Companies have boasted a Risk management system in on their wearables to ensure that users do not have to micromanage security concerns. The goal of this system is to disappear and become part of each individual users as an accessory, improving ease of use (Fugini et al., 2009). Implementation of this system poses a potential manufacturer integrity issues. Ethical code of ITP in New Zealand states that “IT practitioners must act in the execution of their profession with integrity, dignity and honour to merit the trust of the community and the profession, and apply honesty, skill, judgement and initiative to contribute positively to the well-being of society”. In addition to ethical issues, dishonest companies could get caught up with the NZ Privacy Act 1993 section 4 line 1 “ Companies shall establish and maintain detailed technical standards to govern the operation of the programme”. Manufactures could exploit the fact that they do not have to give details of ‘background processes happening within the device. Giving them an opportunity to data mine users’ private information. If customers get informed about the effect of Risk management to Wearable devices, they could develop trust issues to developers and manufacturers.
Information data of individuals have great business value to companies. Data valuation provide an in depth guide on how data can be capitalized to make profit (W. T. Lin, 2009). According to a report done by the US Federal Trade Commission (2014), few dishonest companies recorded browsing history records of users, in addition to information about their geographical location (GPS). Data gathers can be marketed for commercial profit as stated by W. Lin (2009) in her report. Evidently, these companies breached one of ethical codes of IT Professionals “Giving informed consent to parties involved”. Data stored in wearable devices generally consist of health and medical information, which are important data for companies in the fields of Cosmetics, Medicine, Robotics and Fitness. Profiting from users’ personal information without consent violates customers’ privacy.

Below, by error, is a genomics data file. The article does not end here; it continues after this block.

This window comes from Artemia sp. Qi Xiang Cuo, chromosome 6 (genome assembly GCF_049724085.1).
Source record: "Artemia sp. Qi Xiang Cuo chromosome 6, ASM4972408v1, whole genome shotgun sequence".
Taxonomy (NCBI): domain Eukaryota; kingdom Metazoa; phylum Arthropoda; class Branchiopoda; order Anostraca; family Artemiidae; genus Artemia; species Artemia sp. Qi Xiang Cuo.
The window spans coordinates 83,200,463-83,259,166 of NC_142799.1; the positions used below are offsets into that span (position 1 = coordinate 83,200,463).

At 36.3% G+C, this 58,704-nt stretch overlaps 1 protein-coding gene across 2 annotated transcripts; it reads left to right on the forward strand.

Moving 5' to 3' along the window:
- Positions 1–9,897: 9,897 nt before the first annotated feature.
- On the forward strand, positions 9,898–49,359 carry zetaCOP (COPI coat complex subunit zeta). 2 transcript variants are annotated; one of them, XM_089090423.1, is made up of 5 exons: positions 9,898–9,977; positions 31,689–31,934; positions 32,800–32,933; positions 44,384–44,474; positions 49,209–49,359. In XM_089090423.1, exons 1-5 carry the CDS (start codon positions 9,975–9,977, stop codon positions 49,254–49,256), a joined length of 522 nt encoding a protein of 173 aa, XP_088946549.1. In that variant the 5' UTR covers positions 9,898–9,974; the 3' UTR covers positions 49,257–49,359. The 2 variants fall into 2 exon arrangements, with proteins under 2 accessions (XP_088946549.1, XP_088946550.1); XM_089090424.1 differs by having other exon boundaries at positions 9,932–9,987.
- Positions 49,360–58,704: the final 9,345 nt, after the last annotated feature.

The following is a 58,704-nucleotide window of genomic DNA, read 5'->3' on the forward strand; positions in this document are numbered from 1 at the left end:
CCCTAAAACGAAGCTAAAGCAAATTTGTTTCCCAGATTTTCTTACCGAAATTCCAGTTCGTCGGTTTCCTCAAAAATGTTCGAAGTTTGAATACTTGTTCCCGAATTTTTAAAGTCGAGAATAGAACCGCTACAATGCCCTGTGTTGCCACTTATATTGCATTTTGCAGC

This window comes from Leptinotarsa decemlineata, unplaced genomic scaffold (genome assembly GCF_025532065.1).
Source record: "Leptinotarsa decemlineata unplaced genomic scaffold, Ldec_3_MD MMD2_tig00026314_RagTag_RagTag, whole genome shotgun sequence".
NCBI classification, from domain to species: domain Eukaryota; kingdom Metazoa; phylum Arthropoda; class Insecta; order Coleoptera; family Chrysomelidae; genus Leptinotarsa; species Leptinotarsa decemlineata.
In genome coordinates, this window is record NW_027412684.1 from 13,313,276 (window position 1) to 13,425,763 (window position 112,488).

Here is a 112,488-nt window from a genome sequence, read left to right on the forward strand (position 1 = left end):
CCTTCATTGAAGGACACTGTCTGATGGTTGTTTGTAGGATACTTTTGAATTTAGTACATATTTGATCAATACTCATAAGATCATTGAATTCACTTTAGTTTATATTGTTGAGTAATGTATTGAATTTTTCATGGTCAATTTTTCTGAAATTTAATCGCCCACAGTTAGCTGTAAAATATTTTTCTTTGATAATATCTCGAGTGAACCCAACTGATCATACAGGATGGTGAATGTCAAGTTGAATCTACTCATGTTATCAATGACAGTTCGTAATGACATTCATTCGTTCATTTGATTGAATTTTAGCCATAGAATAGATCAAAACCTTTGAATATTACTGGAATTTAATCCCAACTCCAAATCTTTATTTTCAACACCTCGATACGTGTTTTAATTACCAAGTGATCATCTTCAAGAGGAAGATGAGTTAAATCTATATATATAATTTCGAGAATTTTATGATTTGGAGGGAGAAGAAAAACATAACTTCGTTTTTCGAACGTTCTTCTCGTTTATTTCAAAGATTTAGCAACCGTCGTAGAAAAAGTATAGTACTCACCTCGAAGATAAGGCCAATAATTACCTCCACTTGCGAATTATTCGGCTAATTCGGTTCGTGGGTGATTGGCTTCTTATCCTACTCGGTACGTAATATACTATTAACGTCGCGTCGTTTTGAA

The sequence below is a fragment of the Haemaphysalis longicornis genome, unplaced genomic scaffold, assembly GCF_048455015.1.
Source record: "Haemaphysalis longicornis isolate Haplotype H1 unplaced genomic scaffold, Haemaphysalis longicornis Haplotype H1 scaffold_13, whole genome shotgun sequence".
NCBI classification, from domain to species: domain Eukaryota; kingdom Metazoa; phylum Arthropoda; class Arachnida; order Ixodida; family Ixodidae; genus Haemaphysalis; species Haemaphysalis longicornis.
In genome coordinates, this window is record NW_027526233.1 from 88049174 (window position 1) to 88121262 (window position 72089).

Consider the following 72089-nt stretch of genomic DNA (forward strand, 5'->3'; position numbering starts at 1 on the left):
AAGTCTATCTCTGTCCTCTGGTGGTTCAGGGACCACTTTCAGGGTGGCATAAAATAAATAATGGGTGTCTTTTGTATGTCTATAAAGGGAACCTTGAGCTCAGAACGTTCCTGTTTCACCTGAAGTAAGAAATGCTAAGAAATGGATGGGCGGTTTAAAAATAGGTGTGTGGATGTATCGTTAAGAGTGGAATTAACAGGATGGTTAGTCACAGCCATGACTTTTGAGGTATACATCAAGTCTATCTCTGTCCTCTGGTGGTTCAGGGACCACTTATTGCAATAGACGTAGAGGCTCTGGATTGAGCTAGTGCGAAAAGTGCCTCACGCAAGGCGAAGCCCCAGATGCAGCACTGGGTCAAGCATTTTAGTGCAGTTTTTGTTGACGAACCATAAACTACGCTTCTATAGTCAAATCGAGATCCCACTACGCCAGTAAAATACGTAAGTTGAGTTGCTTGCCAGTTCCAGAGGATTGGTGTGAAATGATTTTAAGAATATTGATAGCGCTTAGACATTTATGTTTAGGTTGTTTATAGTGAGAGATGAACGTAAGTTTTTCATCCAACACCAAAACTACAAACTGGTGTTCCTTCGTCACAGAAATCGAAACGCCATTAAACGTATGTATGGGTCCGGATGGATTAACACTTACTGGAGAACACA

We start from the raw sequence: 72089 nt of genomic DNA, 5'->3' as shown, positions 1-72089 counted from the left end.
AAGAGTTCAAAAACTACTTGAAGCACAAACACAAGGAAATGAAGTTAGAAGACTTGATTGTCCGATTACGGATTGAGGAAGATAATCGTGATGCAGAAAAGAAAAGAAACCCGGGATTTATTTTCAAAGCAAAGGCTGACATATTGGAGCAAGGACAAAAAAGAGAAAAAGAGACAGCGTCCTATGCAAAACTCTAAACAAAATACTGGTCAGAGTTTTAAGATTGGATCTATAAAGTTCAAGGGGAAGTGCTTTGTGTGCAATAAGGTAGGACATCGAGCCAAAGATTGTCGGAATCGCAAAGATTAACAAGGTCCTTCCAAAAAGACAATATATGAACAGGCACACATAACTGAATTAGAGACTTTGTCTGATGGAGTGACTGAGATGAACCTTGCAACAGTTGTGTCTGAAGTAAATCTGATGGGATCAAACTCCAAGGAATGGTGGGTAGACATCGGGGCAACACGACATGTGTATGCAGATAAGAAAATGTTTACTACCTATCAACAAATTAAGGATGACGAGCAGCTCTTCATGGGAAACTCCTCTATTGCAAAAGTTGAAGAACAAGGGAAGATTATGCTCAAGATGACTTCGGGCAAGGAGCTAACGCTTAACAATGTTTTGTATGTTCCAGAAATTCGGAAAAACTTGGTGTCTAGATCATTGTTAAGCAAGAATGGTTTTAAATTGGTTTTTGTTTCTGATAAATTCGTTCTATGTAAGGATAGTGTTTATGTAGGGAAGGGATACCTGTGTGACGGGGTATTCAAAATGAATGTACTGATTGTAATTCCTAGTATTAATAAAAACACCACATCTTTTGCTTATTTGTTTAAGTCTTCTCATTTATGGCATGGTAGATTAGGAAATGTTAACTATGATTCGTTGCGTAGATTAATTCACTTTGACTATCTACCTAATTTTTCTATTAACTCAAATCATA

Case Study Example
In today’s digital information age, the issue of confidentiality of medical information and health data has attracted the attention of many people. After many medical institutions collect and record people’s health information electronically, some data leakage incidents have confirmed that people have Worry. According to the research: “A few years ago, a woman asked her health agency for her medical record, but the agency sent it to the wrong address. When an error was found, a staff member visited the sending address and was told that no parcel was received. Not long ago, the woman asked for a copy of her medical file again. During the browsing, she found that her medical notes were sent to the wrong address.” 
These ethical issues are included in this case.
• The counselor did not check and confirm the address of the woman.
• The file is not safe during the process.
• When the error was discovered, the health agency did not inform the woman in time, causing the woman to learn about the incident after a certain period of time.
• The health agency concealed the accidents caused by their mistakes.
• The health agency does not securely store women’s medical files.
• The health agency did not retrieve the file that was sent by mistake, which may result in the disclosure of the woman’s medical file.
• The health agency did not take action after losing the customer’s medical file.
In this case, the woman should be most worried that her medical file is in danger of being leaked. Because the health agency did not properly protect and protect the woman’s medical file, the woman’s privacy was infringed. Once the records in the medical file are discovered, it may lead to paralysis, humiliation or discrimination. In severe cases, if the file is illegally used, the patient may lose health insurance or work. The patient’s medical file requires the health agency to properly keep it and dispose of the file in a safe situation, as this is very important for the patient’s privacy. The disclosure of medical information also means the disclosure of privacy, and the consequences are very serious. This also confirms that privacy is a key issue for health information.